NEW Malaysian Prime Minister Abdullah Ahmad Badawi has started to take a different tack, but will he really change his predecessor's long-standing policies? True to form, Mr Abdullah has been less controversial and confrontational in his public remarks on a wide range of issues during his first week in office, after taking over the hot seat from Mahathir Mohamad.
He was careful to say Muslims must not be confrontational on the Israeli-Palestinian issue, but he denied this was inconsistent with the position of Dr Mahathir, who caused an international uproar recently when he said that 'the Jews rule this world by proxy' and that 'they get others to fight and die for them'.
Mr Abdullah has also pledged to build on the foundation laid by Dr Mahathir. The most important policy is the Vision 2020 blueprint to build Malaysia into a developed nation in the next 17 years. Apart from ensuring political stability, the policy has called for a holistic approach to strengthen national unity and promote economic development.
To help achieve the vision, Mr Abdullah has stepped on the accelerator to wipe out endemic corruption in the system. He also said he will defend the Federal Constitution and the national unity pledge, Rukunegara.
The statement could be interpreted as a pledge to maintain Malaysia's affirmative action programme, known as the bumiputra policy, as the special rights of the predominant Malay community are enshrined in the Federal Constitution.
So far, Mr Abdullah has appeared as a technocrat who will work within the system and improve it. But don't rule out the possibility of him tinkering with Malaysia's sacred cows. Although it's still early days to make a judgment, Mr Abdullah has shown he is willing to take tough decisions.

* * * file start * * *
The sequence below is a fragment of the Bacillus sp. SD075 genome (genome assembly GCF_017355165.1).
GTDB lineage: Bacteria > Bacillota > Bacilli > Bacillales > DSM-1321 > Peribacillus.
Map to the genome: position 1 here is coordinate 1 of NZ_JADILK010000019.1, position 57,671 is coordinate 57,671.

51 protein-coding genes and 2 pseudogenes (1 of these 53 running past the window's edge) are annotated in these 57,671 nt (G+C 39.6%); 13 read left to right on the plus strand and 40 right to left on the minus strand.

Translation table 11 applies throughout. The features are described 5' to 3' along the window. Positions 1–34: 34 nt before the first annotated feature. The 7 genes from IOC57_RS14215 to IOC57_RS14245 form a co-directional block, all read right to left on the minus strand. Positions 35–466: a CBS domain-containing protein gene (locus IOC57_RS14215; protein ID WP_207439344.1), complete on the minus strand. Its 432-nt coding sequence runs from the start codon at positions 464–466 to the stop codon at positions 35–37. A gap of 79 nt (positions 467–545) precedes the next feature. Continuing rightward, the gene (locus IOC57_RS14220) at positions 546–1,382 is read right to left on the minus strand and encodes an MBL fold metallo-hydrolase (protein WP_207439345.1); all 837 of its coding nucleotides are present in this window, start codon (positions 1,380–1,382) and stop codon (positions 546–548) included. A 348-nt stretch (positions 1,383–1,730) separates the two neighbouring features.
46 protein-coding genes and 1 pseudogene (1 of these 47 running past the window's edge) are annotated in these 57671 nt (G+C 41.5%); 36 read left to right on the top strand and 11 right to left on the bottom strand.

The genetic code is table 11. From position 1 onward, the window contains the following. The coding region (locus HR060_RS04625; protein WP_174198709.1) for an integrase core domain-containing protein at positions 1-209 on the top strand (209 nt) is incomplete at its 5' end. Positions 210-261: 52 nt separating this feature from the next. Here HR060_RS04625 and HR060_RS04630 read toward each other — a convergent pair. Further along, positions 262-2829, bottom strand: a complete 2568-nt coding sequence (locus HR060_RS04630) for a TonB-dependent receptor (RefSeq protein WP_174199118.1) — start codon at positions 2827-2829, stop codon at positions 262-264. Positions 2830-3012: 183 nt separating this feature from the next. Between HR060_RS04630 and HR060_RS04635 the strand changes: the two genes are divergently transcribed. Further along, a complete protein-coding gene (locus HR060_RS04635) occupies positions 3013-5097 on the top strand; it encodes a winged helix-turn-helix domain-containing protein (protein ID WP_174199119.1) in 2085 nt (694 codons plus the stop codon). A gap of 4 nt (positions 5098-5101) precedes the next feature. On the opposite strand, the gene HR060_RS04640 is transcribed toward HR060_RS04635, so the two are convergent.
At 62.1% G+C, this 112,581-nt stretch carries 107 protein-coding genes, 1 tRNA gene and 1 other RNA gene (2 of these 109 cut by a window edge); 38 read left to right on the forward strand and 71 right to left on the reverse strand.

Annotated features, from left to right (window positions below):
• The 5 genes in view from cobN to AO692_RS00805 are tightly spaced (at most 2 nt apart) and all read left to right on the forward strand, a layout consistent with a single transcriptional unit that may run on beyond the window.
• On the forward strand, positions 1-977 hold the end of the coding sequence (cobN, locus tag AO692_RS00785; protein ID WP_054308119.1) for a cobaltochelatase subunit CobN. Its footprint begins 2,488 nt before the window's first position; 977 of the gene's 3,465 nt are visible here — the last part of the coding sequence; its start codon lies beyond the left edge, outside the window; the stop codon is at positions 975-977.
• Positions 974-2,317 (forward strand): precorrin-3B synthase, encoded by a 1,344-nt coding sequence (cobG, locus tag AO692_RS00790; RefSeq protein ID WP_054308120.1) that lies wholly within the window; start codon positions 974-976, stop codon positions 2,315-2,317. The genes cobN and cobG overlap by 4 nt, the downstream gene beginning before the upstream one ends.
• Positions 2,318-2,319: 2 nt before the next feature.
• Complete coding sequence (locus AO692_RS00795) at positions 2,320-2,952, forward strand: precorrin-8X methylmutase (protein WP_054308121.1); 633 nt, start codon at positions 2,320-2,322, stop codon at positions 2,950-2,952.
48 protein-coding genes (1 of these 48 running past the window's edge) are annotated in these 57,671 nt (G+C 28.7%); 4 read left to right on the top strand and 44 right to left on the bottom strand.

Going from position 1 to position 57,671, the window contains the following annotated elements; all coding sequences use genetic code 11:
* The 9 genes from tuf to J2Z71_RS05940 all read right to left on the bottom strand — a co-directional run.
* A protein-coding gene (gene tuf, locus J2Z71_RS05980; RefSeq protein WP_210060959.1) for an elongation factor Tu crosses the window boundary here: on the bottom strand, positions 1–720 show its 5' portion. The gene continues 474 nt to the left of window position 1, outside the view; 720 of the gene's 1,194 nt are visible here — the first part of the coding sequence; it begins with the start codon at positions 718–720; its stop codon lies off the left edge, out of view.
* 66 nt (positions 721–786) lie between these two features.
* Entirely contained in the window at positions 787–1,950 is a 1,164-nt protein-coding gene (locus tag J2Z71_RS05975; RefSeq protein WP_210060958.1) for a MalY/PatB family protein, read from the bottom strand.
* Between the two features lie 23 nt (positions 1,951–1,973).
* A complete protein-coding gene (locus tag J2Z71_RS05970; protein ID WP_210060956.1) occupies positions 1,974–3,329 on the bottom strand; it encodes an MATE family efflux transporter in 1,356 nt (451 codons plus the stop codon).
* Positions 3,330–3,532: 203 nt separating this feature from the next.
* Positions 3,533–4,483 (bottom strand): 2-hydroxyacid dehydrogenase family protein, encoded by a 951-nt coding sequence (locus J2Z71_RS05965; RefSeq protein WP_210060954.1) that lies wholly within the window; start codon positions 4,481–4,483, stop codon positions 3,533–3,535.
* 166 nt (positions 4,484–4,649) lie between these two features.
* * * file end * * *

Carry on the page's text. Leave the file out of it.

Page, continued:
One sign is his decision last week to postpone the listing of the plantation cooperative, the Federal Land Development Authority - the world's single largest owner of plantation land - earlier expected by this year-end. The listing plan was first announced by Dr Mahathir in September.
Mr Abdullah is concerned about the likely impact of the listing exercise on the 100,000 Felda settlers, mainly Malay farmers who were given state land for the cultivation of rubber and oil palm in the 1960s as part of the government's plan to wipe out poverty. An analyst said the listing plan could have an effect on the government, should it turn awry as the 275 Felda settlements cover 56 Parliament seats and 92 state assembly seats.
To be sure, the new premier has not scrapped the idea of floating Felda. He has merely said that more time is needed to study the matter. Nevertheless, the outcome of Felda's IPO could provide a hint of how Mr Abdullah will tinker with the major economic pillar - the privatisation drive - inherited from Dr Mahathir.
Many of Dr Mahathir's economic ideas under the privatisation policy have flourished, and should be retained. The success stories include the privatisation of Telekom Malaysia, North-South Expressway and Port of Tanjung Pelepas in Johor.
But there are also a handful of projects and businesses that might need a re-look. They include the viability of the national car, Perusahaan Otomobil Nasional (Proton), in the wake of the opening of the regional car sector under the Asean Free Trade Area. Should the government craft new ways to shield the national carmaker when import barriers that have protected Proton for the past two decades come down in 2005?
And there is probably no need to resume work on the stalled RM3 billion (S$1.4 billion) Entertainment Village as Malaysia does not have the competitive edge in producing Hollywood-type movies at this juncture.
Mr Abdullah must be bold in carrying out his duties, without fear or favour. He must make key decisions based on a rigorous cost and benefit analysis for the country when circumstances change, regardless of whether the move will be seen as unravelling Dr Mahathir's legacy.
Ultimately, the new premier must act in the interest of the country. Surely, the visionary and pragmatic Dr Mahathir would not mind that.